Video: U.S. Southern Command's Admiral Craig Faller and Ambassador Jean Manes

The Southcom commander in chief and civilian deputy commander discussed key partnerships in the Western Hemisphere, Central American migration, Chinese influence, and more.


  • Admiral Craig Faller, Commander in Chief, U.S. Southern Command
  • Ambassador Jean Manes, Civilian Deputy Commander, U.S. Southern Command 
  • Eric Farnsworth, Vice President, Americas Society/Council of the Americas (moderator)

When Southern Command (Southcom) officials sit down with law enforcement officials in partner countries, the top threats they cite are transnational criminal organizations, cyber, and illegal fishing, most of which comes from China, said Admiral Craig Faller, Southcom commander in chief at an AS/COA virtual event. “The threats from Chinese industry and intrusion into this realm are real and alarming,” he said. “I say to partners, I’m not asking you to choose who you’re going to partner with, but when you go so far in partnership with China, you will ensure that it’s not a backdoor—it’s an open pipe to Beijing. And our ability to have a trusted relationship, which is key to everything we do, will be jeopardized.”

Ambassador Jean Manes, political advisor to the admiral, talked about how Southcom pivoted a humanitarian assistance program in March in order to get immediate COVID-19-related donations to partners. “This mattered because our ambassadors on the ground needed to go out and show U.S. commitment,” said Manes, a former U.S. ambassador to El Salvador, who noted that Washington is “by far” the largest donor to this hemisphere. “You want to be a partner of choice? You need to be the partner of choice in a crisis, and you need to show up and be ready to commit.”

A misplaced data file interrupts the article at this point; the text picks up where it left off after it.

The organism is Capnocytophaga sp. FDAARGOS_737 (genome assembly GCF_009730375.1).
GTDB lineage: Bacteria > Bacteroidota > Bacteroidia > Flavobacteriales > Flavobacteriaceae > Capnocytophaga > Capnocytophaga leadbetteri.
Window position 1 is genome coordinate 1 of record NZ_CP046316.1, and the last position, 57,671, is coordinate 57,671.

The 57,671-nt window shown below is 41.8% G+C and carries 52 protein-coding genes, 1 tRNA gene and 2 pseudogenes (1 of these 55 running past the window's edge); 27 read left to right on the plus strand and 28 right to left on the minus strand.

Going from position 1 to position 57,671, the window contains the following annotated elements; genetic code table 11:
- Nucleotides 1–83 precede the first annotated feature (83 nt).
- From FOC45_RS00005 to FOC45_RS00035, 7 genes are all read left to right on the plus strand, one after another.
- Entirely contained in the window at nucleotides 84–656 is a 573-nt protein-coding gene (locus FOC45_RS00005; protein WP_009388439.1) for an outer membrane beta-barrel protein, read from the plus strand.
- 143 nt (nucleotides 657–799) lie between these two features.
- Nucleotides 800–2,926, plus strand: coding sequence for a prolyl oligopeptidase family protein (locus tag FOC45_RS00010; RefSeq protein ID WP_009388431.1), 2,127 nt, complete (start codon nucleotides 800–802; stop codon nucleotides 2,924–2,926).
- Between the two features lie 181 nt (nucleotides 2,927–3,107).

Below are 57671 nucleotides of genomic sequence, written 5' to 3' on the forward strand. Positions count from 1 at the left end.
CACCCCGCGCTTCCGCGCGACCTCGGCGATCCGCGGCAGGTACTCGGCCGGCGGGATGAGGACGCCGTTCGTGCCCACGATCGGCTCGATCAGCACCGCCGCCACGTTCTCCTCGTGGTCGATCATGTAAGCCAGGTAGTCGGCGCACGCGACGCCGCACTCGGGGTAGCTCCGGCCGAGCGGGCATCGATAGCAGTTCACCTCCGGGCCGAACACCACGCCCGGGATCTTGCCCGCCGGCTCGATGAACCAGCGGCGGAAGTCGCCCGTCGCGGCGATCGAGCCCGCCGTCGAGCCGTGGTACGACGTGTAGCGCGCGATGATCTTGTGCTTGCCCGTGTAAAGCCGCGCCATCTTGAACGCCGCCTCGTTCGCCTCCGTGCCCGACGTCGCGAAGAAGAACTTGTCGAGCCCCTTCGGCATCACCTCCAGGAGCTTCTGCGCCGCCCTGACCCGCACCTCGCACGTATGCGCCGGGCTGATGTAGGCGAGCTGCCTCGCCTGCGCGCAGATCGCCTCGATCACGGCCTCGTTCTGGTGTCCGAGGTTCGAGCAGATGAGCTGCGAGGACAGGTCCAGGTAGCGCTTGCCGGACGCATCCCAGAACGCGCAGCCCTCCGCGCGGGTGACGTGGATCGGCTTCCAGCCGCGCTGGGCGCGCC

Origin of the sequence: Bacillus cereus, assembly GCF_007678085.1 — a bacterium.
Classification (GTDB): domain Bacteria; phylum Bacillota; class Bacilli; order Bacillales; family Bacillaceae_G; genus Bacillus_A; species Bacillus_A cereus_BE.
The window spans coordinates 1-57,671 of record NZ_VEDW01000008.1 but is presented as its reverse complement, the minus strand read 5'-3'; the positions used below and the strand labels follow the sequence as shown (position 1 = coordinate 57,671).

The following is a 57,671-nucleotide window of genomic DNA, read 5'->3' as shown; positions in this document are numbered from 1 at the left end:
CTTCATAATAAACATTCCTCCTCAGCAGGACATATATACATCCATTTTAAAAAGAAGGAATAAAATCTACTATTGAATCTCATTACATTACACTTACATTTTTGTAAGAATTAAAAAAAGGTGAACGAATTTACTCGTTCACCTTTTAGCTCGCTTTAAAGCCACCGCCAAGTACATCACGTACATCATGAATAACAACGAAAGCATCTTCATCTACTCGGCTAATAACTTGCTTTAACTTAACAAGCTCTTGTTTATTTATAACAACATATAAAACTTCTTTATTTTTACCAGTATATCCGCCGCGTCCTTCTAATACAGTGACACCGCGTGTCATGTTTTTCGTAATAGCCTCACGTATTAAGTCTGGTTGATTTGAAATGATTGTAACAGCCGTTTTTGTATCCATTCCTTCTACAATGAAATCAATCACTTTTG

Faller singled out Colombia and Brazil as the “pillars” of Southcom’s security cooperation in the region, and lauded the Colombians in particular for their professionalism and trustworthiness. On Venezuela, Manes said Southcom is regularly involved in “day-after [Maduro]” planning, though she refers to it as “decade-after” planning, and that it will involve the private sector “in a big way.” On Central American migration, Manes said that it’s critical to invest in the institutions that lead to stabilization in a country, such as rule of law and freedom of the press, so that people have confidence in their own country. “When you get to the point where somebody makes a decision to migrate, the battle is really over,” said Manes. “That battle is really not at that border; that battle was probably lost nine months ago when the person didn’t see a future in their own country.”